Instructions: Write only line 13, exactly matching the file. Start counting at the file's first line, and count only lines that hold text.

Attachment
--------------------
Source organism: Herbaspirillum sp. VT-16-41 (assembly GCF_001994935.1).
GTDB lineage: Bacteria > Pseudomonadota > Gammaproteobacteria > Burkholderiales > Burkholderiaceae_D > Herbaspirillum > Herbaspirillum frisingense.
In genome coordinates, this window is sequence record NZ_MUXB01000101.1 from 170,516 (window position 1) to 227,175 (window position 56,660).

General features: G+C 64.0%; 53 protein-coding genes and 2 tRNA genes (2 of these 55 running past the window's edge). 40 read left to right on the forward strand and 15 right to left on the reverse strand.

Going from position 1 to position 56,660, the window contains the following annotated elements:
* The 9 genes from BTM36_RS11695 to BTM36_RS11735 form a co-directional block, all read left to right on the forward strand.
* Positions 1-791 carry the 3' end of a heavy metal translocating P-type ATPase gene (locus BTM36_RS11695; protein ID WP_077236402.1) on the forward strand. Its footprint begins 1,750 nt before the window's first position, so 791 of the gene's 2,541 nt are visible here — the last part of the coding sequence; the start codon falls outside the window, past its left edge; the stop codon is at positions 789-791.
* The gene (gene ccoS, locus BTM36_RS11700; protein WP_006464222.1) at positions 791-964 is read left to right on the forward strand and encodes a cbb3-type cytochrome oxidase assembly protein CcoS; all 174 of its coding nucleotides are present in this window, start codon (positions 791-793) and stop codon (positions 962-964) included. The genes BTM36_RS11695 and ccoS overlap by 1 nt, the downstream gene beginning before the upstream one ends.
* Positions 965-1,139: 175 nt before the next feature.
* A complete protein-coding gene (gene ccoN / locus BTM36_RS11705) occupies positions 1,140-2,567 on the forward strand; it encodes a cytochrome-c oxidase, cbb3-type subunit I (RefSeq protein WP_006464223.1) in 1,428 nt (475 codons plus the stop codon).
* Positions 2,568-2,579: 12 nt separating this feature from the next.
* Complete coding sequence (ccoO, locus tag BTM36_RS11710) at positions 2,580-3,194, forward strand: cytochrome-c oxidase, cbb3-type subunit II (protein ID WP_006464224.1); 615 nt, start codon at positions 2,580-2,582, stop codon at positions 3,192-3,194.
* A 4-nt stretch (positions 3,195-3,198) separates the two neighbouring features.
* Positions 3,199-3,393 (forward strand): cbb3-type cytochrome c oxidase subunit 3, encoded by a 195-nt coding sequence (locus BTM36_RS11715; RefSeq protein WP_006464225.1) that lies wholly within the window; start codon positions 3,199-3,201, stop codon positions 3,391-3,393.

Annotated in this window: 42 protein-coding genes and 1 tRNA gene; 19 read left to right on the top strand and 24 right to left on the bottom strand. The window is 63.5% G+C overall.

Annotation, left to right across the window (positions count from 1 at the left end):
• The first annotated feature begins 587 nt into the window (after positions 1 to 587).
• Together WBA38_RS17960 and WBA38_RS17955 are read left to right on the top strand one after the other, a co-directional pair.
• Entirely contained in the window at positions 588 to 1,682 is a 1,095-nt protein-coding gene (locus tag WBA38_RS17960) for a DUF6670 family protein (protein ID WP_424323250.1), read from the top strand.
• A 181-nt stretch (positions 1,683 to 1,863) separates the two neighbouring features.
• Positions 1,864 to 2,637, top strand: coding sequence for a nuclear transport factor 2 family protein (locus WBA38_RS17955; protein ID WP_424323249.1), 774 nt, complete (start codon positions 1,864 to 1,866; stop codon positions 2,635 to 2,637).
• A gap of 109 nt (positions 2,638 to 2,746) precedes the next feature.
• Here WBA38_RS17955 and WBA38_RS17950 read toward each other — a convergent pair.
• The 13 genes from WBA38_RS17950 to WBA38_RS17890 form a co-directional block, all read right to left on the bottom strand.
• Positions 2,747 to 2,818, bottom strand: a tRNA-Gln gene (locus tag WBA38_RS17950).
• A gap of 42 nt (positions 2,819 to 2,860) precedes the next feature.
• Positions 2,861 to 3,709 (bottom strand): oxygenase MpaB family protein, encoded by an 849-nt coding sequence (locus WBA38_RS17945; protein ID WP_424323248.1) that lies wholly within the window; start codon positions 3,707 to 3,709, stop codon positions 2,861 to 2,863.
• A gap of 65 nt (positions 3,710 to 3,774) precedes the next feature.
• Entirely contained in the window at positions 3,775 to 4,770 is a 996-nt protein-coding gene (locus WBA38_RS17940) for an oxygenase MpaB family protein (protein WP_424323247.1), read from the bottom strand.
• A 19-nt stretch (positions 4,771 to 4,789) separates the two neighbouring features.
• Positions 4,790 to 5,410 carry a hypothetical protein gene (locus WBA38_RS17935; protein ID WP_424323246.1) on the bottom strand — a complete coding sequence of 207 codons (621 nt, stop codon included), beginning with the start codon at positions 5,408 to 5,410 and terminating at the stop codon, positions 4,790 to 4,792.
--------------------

* A 4-nt stretch (positions 3,195-3,198) separates the two neighbouring features.